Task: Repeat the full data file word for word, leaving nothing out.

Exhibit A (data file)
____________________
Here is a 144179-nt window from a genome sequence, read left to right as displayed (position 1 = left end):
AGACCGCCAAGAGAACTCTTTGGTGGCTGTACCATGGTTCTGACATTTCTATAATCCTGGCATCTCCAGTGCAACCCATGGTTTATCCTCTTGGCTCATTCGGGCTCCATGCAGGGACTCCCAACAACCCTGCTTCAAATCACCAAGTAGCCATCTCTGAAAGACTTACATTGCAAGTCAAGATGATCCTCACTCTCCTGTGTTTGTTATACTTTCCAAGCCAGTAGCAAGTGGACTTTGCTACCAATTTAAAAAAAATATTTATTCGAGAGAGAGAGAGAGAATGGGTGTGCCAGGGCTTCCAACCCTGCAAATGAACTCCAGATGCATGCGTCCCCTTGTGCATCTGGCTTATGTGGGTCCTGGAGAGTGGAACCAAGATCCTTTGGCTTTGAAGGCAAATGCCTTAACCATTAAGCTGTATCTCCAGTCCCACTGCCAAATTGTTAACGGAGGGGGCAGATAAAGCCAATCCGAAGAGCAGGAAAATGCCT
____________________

Here is a 144179-nt window from a genome sequence, read left to right as displayed (position 1 = left end):
AGACCGCCAAGAGAACTCTTTGGTGGCTGTACCATGGTTCTGACATTTCTATAATCCTGGCATCTCCAGTGCAACCCATGGTTTATCCTCTTGGCTCATTCGGGCTCCATGCAGGGACTCCCAACAACCCTGCTTCAAATCACCAAGTAGCCATCTCTGAAAGACTTACATTGCAAGTCAAGATGATCCTCACTCTCCTGTGTTTGTTATACTTTCCAAGCCAGTAGCAAGTGGACTTTGCTACCAATTTAAAAAAAATATTTATTCGAGAGAGAGAGAGAGAATGGGTGTGCCAGGGCTTCCAACCCTGCAAATGAACTCCAGATGCATGCGTCCCCTTGTGCATCTGGCTTATGTGGGTCCTGGAGAGTGGAACCAAGATCCTTTGGCTTTGAAGGCAAATGCCTTAACCATTAAGCTGTATCTCCAGTCCCACTGCCAAATTGTTAACGGAGGGGGCAGATAAAGCCAATCCGAAGAGCAGGAAAATGCCT